The Italian journalist Claudio Gatti has caused controversy this week, with the publication of an article that claims to reveal the true identiy of the celebrated novelist Elena Ferrante. Published in English on the New York Review of Books blog, and simultaneously in German, Italian and French, the article sets out the evidence Gatti has found that points to a particular woman, who he names.1
This quote stuck out, because twice in two weeks, I’ve been quick to share information online which has then been questioned and discredited.
The first was the damning testimony of an “executive of Sony Music UK” who described how Simon Cowell grooms and sexualises young performers, in his quest to find a British Justin Beiber.
Ronan was privately auditioned by SYCO scouts on two more occasions and, as is usual practice on BGT, he was “invited” to audition for the show as a “preferred” contestant. At the same time, Ronan and his parents were “required” to enter into a contract with SYCO. Like all SYCO contracts, it is heavily weighted in favour of the label and are notoriously bad, even in the cut-throat world of the music industry. Simon effectively signed Ronan for life and he’s got little or no chance of ever getting out of it…unless Simon decides to terminate.
Now the improbable perfection of little Ronan Parke has always made me feel uneasy, so I was quick to share the story on my Facebook page. However, the original post quickly disappeared from the website where it was posted and Simon Cowell issued such a strong denial over matters of fact that I felt it rendered the accusatory, anonymous post unreliable. The following day, James Ward posted an excellent analysis of how the attack was propagated by a twitter account @ukLegion, which has also now disappeared from Twitter. I shared James’ link on Facebook too.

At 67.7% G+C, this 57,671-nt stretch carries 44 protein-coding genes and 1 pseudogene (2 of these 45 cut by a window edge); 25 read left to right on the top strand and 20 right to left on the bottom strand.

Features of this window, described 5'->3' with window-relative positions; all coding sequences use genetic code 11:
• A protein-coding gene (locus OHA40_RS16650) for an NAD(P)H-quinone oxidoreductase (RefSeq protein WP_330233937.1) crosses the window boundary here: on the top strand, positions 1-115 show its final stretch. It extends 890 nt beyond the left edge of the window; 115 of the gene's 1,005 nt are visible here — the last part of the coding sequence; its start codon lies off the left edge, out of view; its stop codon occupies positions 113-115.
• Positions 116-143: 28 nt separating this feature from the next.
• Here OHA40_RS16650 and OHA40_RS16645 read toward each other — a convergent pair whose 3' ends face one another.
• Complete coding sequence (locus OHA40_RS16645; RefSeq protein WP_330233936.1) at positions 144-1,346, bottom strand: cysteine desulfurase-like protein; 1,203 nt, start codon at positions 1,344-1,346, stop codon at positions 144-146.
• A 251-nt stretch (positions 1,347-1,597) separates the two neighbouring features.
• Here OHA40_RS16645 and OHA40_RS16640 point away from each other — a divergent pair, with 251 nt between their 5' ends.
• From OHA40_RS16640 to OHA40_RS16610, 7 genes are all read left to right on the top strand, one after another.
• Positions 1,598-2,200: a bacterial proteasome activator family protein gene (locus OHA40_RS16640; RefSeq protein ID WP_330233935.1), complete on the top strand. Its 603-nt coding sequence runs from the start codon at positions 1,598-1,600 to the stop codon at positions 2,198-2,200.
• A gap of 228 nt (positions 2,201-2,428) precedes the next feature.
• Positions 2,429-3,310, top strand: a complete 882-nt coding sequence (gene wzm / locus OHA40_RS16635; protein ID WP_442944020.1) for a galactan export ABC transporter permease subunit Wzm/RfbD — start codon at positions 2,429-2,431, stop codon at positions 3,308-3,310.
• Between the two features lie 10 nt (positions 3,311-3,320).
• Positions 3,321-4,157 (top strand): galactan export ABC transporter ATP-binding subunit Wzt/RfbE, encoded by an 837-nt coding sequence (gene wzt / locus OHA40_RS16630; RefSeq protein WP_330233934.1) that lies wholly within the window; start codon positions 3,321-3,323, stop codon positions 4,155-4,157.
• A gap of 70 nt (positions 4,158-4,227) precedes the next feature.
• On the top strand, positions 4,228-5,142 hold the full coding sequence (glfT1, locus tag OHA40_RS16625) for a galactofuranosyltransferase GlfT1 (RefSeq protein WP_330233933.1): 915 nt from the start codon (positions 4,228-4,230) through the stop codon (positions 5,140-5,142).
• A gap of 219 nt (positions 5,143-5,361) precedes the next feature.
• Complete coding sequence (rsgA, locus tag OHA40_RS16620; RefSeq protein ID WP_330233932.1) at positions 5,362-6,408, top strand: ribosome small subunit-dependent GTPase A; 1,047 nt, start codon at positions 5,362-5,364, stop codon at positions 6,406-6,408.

I have several things to say about this. The first is that linking to hoax information is clearly embarrassing, no two ways about it. Here’s my worst example, although to be fair it was reminiscent of a real story. As the Literally Unbelievable blog shows with its comments on The Onion articles, other people are much more gullible than I.
The second thing is to say that, nevertheless, the internet can work as a sort of fact-check engine. The act of sharing a link does not and should not imply complete endorsement. In the case of the SyCo smear I, at least, was quick to share the original article and the rebuttals. In this example, one could say that the act of posting/sharing is also an act of verification. When you publicise some text, does it stand up to scrutiny? If not, you have learned a fact about the world, which you also publish. This method is something that bloggers understand innately. However, in formal journalistic and legal circles such a practice would still be lumped in with ‘publish and be damned’ as irresponsible journalism. But it is more akin to open-source fact-checking.
I will also say that internet publishing has the huge advantage over print in that it allows corrections to the original article. In the case of Amina Abdallah Arraf, the three highly reputable news organisations I linked to (Al Jazeera, the New York Times and the Washington Post) were all able to correct the original article. This, I think, lessens the possibility of misinformation spreading.
Finally, this issue puts me in the mind of Ste Curran’s Monica, a play about a fantastic and witty online friend who turns out not to be real.